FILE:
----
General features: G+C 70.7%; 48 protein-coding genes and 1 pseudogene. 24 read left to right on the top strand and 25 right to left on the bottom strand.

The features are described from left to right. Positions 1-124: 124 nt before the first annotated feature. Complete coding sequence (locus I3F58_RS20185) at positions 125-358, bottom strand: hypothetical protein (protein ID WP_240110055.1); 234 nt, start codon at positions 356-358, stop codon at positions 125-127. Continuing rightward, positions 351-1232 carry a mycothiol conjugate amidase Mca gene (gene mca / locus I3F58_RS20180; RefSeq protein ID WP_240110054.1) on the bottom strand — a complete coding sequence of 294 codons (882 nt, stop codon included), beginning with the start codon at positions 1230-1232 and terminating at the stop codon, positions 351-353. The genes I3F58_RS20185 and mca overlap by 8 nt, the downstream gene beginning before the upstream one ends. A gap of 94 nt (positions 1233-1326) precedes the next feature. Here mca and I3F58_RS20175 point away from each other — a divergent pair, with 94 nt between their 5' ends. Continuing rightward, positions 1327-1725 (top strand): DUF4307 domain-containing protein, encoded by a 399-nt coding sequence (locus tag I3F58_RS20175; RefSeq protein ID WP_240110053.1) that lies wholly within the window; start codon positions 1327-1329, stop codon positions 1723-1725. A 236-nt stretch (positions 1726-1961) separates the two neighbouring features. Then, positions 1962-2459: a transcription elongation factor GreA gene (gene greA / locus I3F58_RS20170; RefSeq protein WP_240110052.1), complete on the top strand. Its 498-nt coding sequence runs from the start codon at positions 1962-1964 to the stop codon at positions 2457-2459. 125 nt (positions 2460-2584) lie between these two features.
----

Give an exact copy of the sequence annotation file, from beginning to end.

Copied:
General features: G+C 70.7%; 48 protein-coding genes and 1 pseudogene. 24 read left to right on the top strand and 25 right to left on the bottom strand.

The features are described from left to right. Positions 1-124: 124 nt before the first annotated feature. Complete coding sequence (locus I3F58_RS20185) at positions 125-358, bottom strand: hypothetical protein (protein ID WP_240110055.1); 234 nt, start codon at positions 356-358, stop codon at positions 125-127. Continuing rightward, positions 351-1232 carry a mycothiol conjugate amidase Mca gene (gene mca / locus I3F58_RS20180; RefSeq protein ID WP_240110054.1) on the bottom strand — a complete coding sequence of 294 codons (882 nt, stop codon included), beginning with the start codon at positions 1230-1232 and terminating at the stop codon, positions 351-353. The genes I3F58_RS20185 and mca overlap by 8 nt, the downstream gene beginning before the upstream one ends. A gap of 94 nt (positions 1233-1326) precedes the next feature. Here mca and I3F58_RS20175 point away from each other — a divergent pair, with 94 nt between their 5' ends. Continuing rightward, positions 1327-1725 (top strand): DUF4307 domain-containing protein, encoded by a 399-nt coding sequence (locus tag I3F58_RS20175; RefSeq protein ID WP_240110053.1) that lies wholly within the window; start codon positions 1327-1329, stop codon positions 1723-1725. A 236-nt stretch (positions 1726-1961) separates the two neighbouring features. Then, positions 1962-2459: a transcription elongation factor GreA gene (gene greA / locus I3F58_RS20170; RefSeq protein WP_240110052.1), complete on the top strand. Its 498-nt coding sequence runs from the start codon at positions 1962-1964 to the stop codon at positions 2457-2459. 125 nt (positions 2460-2584) lie between these two features.